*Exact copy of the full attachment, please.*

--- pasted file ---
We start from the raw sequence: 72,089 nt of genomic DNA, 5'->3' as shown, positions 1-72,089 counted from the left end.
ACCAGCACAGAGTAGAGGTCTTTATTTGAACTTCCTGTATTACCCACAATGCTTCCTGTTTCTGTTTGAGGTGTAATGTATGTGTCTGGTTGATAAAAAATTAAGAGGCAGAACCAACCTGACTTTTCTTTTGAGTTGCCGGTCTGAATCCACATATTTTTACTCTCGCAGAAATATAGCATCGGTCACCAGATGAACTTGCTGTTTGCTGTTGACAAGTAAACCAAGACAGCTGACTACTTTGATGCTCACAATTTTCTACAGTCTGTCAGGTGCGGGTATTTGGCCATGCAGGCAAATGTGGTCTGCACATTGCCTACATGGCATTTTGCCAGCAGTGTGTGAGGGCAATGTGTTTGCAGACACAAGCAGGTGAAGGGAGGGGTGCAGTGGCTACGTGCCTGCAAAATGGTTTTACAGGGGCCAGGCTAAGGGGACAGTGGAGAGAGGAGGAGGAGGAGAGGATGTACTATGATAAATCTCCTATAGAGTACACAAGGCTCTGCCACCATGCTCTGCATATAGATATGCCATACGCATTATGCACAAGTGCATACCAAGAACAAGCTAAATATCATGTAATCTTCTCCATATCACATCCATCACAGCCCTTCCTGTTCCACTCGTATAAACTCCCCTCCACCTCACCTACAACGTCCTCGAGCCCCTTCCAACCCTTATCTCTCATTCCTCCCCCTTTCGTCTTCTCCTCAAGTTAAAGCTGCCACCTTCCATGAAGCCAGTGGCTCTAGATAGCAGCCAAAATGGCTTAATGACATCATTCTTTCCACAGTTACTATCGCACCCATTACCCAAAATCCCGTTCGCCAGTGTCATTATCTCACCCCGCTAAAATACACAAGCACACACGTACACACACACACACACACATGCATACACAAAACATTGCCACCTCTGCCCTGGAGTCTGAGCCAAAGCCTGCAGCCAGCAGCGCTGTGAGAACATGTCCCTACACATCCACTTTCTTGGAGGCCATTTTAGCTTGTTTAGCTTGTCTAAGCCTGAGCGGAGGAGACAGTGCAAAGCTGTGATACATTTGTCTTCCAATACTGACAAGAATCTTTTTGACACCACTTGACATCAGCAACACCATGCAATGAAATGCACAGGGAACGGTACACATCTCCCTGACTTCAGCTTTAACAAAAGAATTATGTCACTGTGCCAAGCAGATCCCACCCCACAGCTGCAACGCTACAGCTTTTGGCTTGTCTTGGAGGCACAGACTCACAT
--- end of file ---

We start from the raw sequence: 72,089 nt of genomic DNA, 5'->3' as shown, positions 1-72,089 counted from the left end.
ACCAGCACAGAGTAGAGGTCTTTATTTGAACTTCCTGTATTACCCACAATGCTTCCTGTTTCTGTTTGAGGTGTAATGTATGTGTCTGGTTGATAAAAAATTAAGAGGCAGAACCAACCTGACTTTTCTTTTGAGTTGCCGGTCTGAATCCACATATTTTTACTCTCGCAGAAATATAGCATCGGTCACCAGATGAACTTGCTGTTTGCTGTTGACAAGTAAACCAAGACAGCTGACTACTTTGATGCTCACAATTTTCTACAGTCTGTCAGGTGCGGGTATTTGGCCATGCAGGCAAATGTGGTCTGCACATTGCCTACATGGCATTTTGCCAGCAGTGTGTGAGGGCAATGTGTTTGCAGACACAAGCAGGTGAAGGGAGGGGTGCAGTGGCTACGTGCCTGCAAAATGGTTTTACAGGGGCCAGGCTAAGGGGACAGTGGAGAGAGGAGGAGGAGGAGAGGATGTACTATGATAAATCTCCTATAGAGTACACAAGGCTCTGCCACCATGCTCTGCATATAGATATGCCATACGCATTATGCACAAGTGCATACCAAGAACAAGCTAAATATCATGTAATCTTCTCCATATCACATCCATCACAGCCCTTCCTGTTCCACTCGTATAAACTCCCCTCCACCTCACCTACAACGTCCTCGAGCCCCTTCCAACCCTTATCTCTCATTCCTCCCCCTTTCGTCTTCTCCTCAAGTTAAAGCTGCCACCTTCCATGAAGCCAGTGGCTCTAGATAGCAGCCAAAATGGCTTAATGACATCATTCTTTCCACAGTTACTATCGCACCCATTACCCAAAATCCCGTTCGCCAGTGTCATTATCTCACCCCGCTAAAATACACAAGCACACACGTACACACACACACACACACATGCATACACAAAACATTGCCACCTCTGCCCTGGAGTCTGAGCCAAAGCCTGCAGCCAGCAGCGCTGTGAGAACATGTCCCTACACATCCACTTTCTTGGAGGCCATTTTAGCTTGTTTAGCTTGTCTAAGCCTGAGCGGAGGAGACAGTGCAAAGCTGTGATACATTTGTCTTCCAATACTGACAAGAATCTTTTTGACACCACTTGACATCAGCAACACCATGCAATGAAATGCACAGGGAACGGTACACATCTCCCTGACTTCAGCTTTAACAAAAGAATTATGTCACTGTGCCAAGCAGATCCCACCCCACAGCTGCAACGCTACAGCTTTTGGCTTGTCTTGGAGGCACAGACTCACAT